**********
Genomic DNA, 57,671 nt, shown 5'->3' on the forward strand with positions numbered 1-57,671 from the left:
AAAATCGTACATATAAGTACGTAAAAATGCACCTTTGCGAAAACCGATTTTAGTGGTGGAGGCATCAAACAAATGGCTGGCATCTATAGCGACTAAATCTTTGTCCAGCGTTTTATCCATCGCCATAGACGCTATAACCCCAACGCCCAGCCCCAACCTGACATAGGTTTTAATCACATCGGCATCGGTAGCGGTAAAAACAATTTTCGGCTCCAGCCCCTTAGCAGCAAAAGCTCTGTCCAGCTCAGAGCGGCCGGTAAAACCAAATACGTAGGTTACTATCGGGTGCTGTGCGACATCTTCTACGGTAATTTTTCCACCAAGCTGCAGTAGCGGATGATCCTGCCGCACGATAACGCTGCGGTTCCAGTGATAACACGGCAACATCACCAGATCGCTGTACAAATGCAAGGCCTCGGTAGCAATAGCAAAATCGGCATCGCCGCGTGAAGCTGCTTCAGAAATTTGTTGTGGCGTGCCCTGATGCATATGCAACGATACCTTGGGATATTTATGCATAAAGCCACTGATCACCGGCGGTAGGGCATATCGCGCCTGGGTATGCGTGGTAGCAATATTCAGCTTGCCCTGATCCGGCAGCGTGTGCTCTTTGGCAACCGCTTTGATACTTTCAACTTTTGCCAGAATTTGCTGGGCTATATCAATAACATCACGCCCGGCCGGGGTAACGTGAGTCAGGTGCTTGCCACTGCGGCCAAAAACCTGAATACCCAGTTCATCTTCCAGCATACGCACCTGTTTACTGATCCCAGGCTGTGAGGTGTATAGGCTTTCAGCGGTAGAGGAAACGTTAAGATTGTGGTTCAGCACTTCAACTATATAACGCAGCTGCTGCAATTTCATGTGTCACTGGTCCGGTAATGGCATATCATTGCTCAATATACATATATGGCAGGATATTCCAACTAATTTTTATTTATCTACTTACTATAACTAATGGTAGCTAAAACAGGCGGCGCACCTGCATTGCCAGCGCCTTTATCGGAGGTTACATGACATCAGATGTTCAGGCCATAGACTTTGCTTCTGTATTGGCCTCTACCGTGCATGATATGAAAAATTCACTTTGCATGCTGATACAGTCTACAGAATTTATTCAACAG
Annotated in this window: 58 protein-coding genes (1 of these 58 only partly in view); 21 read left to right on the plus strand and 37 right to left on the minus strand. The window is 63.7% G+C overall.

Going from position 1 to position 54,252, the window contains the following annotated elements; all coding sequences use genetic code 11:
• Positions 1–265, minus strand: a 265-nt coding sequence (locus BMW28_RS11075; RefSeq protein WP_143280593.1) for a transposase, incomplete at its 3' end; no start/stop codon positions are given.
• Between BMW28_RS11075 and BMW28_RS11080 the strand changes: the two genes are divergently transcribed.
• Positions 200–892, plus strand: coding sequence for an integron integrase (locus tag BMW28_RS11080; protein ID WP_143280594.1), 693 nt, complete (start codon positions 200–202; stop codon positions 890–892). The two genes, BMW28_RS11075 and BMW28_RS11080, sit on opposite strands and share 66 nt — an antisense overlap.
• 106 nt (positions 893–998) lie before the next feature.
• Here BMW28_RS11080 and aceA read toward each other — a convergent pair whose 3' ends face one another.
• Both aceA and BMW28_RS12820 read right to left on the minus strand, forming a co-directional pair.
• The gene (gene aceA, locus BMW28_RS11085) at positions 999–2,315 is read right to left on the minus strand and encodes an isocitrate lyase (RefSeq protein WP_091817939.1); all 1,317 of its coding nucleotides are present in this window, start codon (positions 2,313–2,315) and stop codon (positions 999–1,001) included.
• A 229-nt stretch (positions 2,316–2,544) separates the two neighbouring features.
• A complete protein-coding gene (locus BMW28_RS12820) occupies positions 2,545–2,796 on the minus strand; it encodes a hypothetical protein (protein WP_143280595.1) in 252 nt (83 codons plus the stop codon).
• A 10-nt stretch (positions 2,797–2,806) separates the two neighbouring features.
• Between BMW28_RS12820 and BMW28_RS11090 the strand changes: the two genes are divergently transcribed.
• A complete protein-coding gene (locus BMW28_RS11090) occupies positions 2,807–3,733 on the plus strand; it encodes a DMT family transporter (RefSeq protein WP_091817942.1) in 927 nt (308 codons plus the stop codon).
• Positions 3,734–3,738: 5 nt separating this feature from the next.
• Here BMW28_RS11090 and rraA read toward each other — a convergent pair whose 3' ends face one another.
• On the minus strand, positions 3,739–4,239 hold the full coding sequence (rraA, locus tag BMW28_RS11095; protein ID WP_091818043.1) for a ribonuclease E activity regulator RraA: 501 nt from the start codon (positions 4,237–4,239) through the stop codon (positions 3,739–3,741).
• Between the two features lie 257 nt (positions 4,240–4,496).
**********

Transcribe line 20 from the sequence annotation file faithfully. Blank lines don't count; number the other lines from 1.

• Between the two features lie 257 nt (positions 4,240–4,496).